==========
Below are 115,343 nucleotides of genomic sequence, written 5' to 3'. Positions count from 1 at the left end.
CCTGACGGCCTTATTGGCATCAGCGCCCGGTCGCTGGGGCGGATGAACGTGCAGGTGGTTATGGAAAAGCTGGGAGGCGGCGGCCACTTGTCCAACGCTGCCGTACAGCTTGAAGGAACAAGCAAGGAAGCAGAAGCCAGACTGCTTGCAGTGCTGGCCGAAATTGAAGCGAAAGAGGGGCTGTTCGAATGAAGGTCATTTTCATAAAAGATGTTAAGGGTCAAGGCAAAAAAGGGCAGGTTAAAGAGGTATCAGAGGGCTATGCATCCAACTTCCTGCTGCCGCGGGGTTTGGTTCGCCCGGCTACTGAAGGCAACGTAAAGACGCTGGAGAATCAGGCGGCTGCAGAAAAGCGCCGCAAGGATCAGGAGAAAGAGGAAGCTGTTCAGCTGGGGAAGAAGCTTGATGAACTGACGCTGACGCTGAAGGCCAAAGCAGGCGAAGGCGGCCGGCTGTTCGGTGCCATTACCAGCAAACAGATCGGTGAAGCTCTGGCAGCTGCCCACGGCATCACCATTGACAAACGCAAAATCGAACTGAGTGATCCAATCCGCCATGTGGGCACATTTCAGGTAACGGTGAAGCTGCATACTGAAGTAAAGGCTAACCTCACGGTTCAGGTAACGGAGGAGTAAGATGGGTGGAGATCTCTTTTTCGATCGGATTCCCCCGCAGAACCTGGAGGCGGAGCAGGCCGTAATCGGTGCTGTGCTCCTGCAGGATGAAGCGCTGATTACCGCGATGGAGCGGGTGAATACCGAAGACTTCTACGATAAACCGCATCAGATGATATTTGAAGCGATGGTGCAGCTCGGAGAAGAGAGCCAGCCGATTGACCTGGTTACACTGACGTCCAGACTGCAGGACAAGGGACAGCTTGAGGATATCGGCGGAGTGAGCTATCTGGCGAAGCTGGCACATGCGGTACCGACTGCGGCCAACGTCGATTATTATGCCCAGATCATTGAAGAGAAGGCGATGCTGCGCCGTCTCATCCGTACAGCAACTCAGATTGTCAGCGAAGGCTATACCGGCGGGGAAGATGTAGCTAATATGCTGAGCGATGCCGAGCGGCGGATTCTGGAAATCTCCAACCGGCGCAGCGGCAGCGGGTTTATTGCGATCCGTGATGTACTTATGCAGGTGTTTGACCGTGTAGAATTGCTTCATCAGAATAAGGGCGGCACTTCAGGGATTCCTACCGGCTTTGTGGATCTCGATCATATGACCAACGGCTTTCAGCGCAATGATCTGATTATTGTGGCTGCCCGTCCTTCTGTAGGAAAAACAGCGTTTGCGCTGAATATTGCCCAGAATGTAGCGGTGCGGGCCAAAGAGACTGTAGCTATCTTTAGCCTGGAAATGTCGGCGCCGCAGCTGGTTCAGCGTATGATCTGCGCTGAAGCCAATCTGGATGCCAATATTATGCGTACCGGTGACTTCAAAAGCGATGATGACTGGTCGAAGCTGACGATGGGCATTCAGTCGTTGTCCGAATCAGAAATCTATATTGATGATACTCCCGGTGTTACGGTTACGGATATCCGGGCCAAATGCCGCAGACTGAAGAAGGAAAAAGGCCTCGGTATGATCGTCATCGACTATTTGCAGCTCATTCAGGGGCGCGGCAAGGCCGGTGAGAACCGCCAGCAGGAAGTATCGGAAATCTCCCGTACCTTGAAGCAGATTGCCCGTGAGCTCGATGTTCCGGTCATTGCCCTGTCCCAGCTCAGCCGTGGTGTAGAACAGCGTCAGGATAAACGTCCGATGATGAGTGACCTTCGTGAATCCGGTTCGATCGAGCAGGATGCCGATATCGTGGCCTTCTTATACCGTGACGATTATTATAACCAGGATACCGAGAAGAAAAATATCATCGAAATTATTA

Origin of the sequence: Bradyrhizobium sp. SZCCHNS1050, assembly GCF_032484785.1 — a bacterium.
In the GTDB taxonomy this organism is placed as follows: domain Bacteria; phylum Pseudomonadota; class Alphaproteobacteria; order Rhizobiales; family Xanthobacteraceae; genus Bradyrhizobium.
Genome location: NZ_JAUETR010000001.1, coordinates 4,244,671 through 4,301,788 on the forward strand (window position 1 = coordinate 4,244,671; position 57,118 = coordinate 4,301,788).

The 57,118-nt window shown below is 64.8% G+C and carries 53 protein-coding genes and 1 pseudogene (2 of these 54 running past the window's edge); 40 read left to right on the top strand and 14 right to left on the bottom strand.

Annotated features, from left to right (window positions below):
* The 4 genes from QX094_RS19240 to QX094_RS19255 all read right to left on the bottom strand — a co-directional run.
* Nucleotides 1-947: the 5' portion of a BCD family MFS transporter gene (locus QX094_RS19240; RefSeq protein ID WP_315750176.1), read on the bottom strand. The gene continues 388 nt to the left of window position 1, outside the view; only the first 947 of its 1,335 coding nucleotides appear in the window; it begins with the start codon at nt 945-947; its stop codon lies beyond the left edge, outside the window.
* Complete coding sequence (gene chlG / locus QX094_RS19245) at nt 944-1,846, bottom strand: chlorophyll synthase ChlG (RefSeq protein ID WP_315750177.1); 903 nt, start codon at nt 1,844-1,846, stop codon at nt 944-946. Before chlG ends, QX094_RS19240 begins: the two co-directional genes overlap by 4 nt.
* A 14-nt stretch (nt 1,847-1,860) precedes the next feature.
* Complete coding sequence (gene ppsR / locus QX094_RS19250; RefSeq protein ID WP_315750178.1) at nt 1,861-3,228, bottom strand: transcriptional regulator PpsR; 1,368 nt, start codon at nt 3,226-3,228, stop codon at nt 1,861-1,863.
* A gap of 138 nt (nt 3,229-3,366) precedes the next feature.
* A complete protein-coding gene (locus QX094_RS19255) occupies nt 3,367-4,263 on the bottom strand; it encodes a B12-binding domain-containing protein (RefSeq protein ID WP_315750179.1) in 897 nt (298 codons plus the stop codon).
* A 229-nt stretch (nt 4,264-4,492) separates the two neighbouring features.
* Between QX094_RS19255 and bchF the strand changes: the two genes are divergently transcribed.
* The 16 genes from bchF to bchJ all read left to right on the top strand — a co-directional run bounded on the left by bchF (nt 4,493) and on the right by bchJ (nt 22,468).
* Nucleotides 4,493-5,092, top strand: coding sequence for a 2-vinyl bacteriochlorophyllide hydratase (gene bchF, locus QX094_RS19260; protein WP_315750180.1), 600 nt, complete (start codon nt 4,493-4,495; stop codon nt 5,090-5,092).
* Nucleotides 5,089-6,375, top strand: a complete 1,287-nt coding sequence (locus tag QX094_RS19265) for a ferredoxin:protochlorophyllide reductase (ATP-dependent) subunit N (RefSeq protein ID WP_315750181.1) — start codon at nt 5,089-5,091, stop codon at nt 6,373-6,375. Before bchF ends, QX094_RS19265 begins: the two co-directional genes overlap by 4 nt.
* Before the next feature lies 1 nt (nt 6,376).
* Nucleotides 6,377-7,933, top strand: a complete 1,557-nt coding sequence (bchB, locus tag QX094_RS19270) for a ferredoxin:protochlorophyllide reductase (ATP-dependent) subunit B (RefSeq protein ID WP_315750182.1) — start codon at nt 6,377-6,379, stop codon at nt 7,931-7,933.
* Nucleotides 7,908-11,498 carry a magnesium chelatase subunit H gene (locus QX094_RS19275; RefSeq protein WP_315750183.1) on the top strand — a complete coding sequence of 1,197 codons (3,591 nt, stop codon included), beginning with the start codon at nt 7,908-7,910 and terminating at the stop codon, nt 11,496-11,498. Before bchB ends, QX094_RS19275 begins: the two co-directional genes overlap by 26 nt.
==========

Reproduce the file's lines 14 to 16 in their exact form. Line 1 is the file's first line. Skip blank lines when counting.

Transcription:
* A complete protein-coding gene (locus QX094_RS19255) occupies nt 3,367-4,263 on the bottom strand; it encodes a B12-binding domain-containing protein (RefSeq protein ID WP_315750179.1) in 897 nt (298 codons plus the stop codon).
* A 229-nt stretch (nt 4,264-4,492) separates the two neighbouring features.
* Between QX094_RS19255 and bchF the strand changes: the two genes are divergently transcribed.